Security is a threat-driven exercise (ComSec in the age of Big Brother follow up)
The following is a follow-up to my recent post about communication security (ComSec). I decided to write it after reading the comments to the original post which clearly showed to me that there was a dire need of even basic information about ComSec. I am going to try to keep it very, very basic so please bear with me.
First and foremost – security is a threat-driven exercise. You cannot protect against “anything”. You cannot protect against something diffuse like “they” or “the powers that be” or even “the US government”. You can only protect against a specific threat. Let’s take an example: as soon as we discuss the protection of our computers we think of the NSA. This is normal, since the NSA is the arch-villain of the IT world and the US government the number one “rogue state” on the planet.
However, what is missed here is that the NSA has no interest in most of us. But the US IRS (revenue service) might. What you have to realize here is that the NSA has means which the IRS does not and that the NSA has absolutely no intention of sharing any information with the IRS. In fact, the US IRS also probably does not care about you. The folks most likely to spy on you are your bosses, your colleagues, your family and your friends (sorry! don’t get offended; it’s more or less the same list for those most likely to murder you too). In fact, some people close to you might even want to report you to the IRS in order to get you in trouble. Once you understand that, you can also conclude the following
- All security planning must begin with the question “what is the threat?”
- Giving up on ComSec because the NSA can probably beat you is plain stupid, unless you are somebody really important to the NSA
- For the bad guys to spy after you must be worth their time as expressed in dollars and cents, including opportunity costs (time spend *not* going after somebody more important)
- It is exceedingly unlikely that the NSA will put their best and brightest on your case so don’t assume they will.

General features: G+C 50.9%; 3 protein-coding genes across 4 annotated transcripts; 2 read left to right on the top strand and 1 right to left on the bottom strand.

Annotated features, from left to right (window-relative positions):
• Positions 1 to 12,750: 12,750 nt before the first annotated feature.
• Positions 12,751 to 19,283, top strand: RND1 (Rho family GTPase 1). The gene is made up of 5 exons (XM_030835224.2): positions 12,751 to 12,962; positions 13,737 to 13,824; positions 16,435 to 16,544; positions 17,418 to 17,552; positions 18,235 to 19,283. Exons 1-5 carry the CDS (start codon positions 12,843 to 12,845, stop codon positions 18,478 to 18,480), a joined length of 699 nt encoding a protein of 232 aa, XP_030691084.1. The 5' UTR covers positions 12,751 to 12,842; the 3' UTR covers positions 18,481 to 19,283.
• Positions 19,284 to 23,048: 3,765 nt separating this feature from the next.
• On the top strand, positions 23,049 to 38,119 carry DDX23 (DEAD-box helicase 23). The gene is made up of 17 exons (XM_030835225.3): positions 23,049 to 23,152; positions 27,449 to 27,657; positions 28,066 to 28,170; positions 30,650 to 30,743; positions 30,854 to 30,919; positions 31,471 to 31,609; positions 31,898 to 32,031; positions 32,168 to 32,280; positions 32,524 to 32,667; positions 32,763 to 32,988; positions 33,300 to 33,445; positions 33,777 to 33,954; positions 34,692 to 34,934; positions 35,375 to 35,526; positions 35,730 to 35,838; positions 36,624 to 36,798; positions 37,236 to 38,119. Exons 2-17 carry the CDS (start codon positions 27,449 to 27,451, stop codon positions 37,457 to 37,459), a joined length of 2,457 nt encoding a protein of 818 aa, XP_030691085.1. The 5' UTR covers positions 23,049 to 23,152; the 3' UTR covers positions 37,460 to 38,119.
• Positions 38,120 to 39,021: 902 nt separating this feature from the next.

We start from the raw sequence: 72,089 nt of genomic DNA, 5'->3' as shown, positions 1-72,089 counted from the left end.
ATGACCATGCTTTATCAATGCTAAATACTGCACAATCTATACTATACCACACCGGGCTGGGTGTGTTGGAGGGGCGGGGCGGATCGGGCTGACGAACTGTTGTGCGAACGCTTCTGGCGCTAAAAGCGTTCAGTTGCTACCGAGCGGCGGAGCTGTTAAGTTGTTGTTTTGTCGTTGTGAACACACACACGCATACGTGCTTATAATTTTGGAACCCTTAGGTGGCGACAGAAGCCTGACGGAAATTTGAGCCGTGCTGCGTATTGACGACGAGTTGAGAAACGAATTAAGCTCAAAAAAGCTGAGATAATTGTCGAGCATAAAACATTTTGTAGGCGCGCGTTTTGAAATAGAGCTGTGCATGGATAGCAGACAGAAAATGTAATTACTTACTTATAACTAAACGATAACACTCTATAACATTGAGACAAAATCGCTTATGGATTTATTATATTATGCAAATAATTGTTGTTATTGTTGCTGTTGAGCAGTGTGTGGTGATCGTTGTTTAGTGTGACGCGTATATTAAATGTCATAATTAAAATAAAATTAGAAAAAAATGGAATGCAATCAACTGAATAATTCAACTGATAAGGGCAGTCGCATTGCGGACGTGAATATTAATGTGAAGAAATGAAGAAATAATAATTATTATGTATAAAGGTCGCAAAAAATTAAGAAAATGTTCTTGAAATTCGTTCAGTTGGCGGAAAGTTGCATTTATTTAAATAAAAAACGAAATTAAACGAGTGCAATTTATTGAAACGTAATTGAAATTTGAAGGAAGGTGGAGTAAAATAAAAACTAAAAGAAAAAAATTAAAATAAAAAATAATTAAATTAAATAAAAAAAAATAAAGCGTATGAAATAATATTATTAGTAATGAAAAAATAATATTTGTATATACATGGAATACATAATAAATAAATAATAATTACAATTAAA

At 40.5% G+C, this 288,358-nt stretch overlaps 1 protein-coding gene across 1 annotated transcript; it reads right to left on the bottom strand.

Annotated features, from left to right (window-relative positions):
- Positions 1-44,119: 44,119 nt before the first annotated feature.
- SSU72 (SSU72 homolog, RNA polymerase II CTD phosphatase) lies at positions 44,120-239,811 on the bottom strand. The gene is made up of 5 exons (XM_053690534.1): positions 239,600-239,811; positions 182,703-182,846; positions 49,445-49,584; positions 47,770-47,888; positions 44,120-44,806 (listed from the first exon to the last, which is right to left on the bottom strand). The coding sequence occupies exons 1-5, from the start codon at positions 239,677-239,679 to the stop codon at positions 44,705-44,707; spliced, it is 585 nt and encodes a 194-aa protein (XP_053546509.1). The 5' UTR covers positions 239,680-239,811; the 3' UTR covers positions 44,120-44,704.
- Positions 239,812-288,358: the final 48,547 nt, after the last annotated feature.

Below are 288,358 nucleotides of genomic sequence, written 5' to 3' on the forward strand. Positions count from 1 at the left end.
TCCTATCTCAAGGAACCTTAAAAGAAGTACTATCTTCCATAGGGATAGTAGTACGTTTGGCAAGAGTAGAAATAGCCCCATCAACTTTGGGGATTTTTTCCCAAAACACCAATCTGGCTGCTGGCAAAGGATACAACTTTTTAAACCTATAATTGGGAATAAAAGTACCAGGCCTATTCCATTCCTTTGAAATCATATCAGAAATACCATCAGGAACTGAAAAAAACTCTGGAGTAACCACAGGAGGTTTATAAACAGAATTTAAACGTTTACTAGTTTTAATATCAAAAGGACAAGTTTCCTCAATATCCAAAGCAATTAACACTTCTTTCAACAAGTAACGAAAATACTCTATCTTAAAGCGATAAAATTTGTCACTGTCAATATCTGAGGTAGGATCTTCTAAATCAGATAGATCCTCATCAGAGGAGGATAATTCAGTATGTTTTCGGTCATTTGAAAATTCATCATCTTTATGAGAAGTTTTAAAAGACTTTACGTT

The total development cost represented in a typical Linux distribution was $1.2 billion. We’ve used his tools and method to update these findings. Using the same tools, we estimate that it would take approximately $10.8 billion to build the Fedora 9 distribution in today’s dollars, with today’s software development costs. Additionally, it would take $1.4 billion to develop the Linux kernel alone. This paper outlines our technique and highlights the latest costs of developing Linux. The Linux operating system is the most popular open source operating system in computing today, representing a $25 billion ecosystem in 2008.
Let me ask you this: did you ever think that the free software community, using a de-centralized development model, would be able to produce a product with the corporate world or a government would need to spend more than TEN BILLION dollars to develop? Let me give you another example: Debian, which is the “ultimate” GNU/Linux distribution has over 1000 developers and package maintainers worldwide (including Chinese, Indians, Russians and Americans without a security-clearance) which are selected by showing the Debian community that they are the best at what they are doing. Do you really believe that the US government could hire that amount of top-level coders and then manage them? I remind you that the NSA is an “agency”, meaning that it is a bureaucracy, run by people who have reached risen to their level of incompetence according to the “Peter Principle“. Such agencies are slow to adopt new technologies or methods, they are inherently corrupt (due to their secrecy), they are permeated with the “where I sit is where I stand” mindset which leads to a strong opposition to progress (since if you are used to doing X you will lose your job or will have to re-train if Y is introduced) and which is hopelessly politicized. Buck per buck, brain per brain, the free software community is vastly more effective than this gargantuan mega-agency.